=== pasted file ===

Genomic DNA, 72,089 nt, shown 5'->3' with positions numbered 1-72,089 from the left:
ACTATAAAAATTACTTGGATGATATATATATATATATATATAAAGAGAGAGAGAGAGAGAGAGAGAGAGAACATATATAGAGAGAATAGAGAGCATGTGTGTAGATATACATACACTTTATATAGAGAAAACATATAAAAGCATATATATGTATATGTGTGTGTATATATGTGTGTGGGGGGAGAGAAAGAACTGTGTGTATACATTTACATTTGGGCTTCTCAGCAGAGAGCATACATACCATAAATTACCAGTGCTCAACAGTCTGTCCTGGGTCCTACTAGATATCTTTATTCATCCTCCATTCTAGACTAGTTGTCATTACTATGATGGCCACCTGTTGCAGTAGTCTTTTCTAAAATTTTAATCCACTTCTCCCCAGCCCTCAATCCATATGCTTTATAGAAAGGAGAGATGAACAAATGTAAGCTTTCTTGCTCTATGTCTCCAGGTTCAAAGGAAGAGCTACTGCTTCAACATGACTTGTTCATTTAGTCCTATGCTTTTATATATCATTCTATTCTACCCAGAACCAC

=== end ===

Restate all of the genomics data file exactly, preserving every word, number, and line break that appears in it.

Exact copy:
Genomic DNA, 72,089 nt, shown 5'->3' with positions numbered 1-72,089 from the left:
ACTATAAAAATTACTTGGATGATATATATATATATATATATAAAGAGAGAGAGAGAGAGAGAGAGAGAGAACATATATAGAGAGAATAGAGAGCATGTGTGTAGATATACATACACTTTATATAGAGAAAACATATAAAAGCATATATATGTATATGTGTGTGTATATATGTGTGTGGGGGGAGAGAAAGAACTGTGTGTATACATTTACATTTGGGCTTCTCAGCAGAGAGCATACATACCATAAATTACCAGTGCTCAACAGTCTGTCCTGGGTCCTACTAGATATCTTTATTCATCCTCCATTCTAGACTAGTTGTCATTACTATGATGGCCACCTGTTGCAGTAGTCTTTTCTAAAATTTTAATCCACTTCTCCCCAGCCCTCAATCCATATGCTTTATAGAAAGGAGAGATGAACAAATGTAAGCTTTCTTGCTCTATGTCTCCAGGTTCAAAGGAAGAGCTACTGCTTCAACATGACTTGTTCATTTAGTCCTATGCTTTTATATATCATTCTATTCTACCCAGAACCAC